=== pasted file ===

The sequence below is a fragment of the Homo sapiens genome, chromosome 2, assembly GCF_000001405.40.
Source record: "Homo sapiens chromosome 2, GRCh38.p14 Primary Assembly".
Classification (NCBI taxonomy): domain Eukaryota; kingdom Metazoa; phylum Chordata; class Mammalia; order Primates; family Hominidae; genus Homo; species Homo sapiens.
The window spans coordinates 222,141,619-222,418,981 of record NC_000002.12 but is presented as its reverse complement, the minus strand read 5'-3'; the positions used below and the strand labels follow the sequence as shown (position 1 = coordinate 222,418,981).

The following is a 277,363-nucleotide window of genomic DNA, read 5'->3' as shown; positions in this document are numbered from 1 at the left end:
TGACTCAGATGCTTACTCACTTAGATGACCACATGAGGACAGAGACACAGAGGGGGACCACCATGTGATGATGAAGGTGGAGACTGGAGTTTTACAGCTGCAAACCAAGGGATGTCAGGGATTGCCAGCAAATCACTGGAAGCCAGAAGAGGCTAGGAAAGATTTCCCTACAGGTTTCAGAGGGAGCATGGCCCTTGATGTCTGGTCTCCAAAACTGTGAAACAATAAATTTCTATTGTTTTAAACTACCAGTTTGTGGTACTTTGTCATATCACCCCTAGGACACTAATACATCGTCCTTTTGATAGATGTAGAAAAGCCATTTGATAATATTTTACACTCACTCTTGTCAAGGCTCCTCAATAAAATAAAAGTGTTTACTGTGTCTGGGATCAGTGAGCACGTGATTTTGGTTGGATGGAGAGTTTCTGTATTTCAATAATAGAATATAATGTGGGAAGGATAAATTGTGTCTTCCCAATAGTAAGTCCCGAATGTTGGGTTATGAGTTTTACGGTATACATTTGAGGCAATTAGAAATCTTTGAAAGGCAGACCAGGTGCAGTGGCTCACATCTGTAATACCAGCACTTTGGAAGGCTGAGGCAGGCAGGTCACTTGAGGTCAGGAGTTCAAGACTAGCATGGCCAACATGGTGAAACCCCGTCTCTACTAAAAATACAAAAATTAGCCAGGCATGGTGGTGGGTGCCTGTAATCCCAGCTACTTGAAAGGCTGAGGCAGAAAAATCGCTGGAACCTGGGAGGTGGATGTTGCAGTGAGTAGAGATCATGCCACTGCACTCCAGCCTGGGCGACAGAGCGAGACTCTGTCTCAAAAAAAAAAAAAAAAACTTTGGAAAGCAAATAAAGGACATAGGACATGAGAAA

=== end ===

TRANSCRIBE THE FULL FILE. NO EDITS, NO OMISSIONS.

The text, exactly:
The sequence below is a fragment of the Homo sapiens genome, chromosome 2, assembly GCF_000001405.40.
Source record: "Homo sapiens chromosome 2, GRCh38.p14 Primary Assembly".
Classification (NCBI taxonomy): domain Eukaryota; kingdom Metazoa; phylum Chordata; class Mammalia; order Primates; family Hominidae; genus Homo; species Homo sapiens.
The window spans coordinates 222,141,619-222,418,981 of record NC_000002.12 but is presented as its reverse complement, the minus strand read 5'-3'; the positions used below and the strand labels follow the sequence as shown (position 1 = coordinate 222,418,981).

The following is a 277,363-nucleotide window of genomic DNA, read 5'->3' as shown; positions in this document are numbered from 1 at the left end:
TGACTCAGATGCTTACTCACTTAGATGACCACATGAGGACAGAGACACAGAGGGGGACCACCATGTGATGATGAAGGTGGAGACTGGAGTTTTACAGCTGCAAACCAAGGGATGTCAGGGATTGCCAGCAAATCACTGGAAGCCAGAAGAGGCTAGGAAAGATTTCCCTACAGGTTTCAGAGGGAGCATGGCCCTTGATGTCTGGTCTCCAAAACTGTGAAACAATAAATTTCTATTGTTTTAAACTACCAGTTTGTGGTACTTTGTCATATCACCCCTAGGACACTAATACATCGTCCTTTTGATAGATGTAGAAAAGCCATTTGATAATATTTTACACTCACTCTTGTCAAGGCTCCTCAATAAAATAAAAGTGTTTACTGTGTCTGGGATCAGTGAGCACGTGATTTTGGTTGGATGGAGAGTTTCTGTATTTCAATAATAGAATATAATGTGGGAAGGATAAATTGTGTCTTCCCAATAGTAAGTCCCGAATGTTGGGTTATGAGTTTTACGGTATACATTTGAGGCAATTAGAAATCTTTGAAAGGCAGACCAGGTGCAGTGGCTCACATCTGTAATACCAGCACTTTGGAAGGCTGAGGCAGGCAGGTCACTTGAGGTCAGGAGTTCAAGACTAGCATGGCCAACATGGTGAAACCCCGTCTCTACTAAAAATACAAAAATTAGCCAGGCATGGTGGTGGGTGCCTGTAATCCCAGCTACTTGAAAGGCTGAGGCAGAAAAATCGCTGGAACCTGGGAGGTGGATGTTGCAGTGAGTAGAGATCATGCCACTGCACTCCAGCCTGGGCGACAGAGCGAGACTCTGTCTCAAAAAAAAAAAAAAAAACTTTGGAAAGCAAATAAAGGACATAGGACATGAGAAA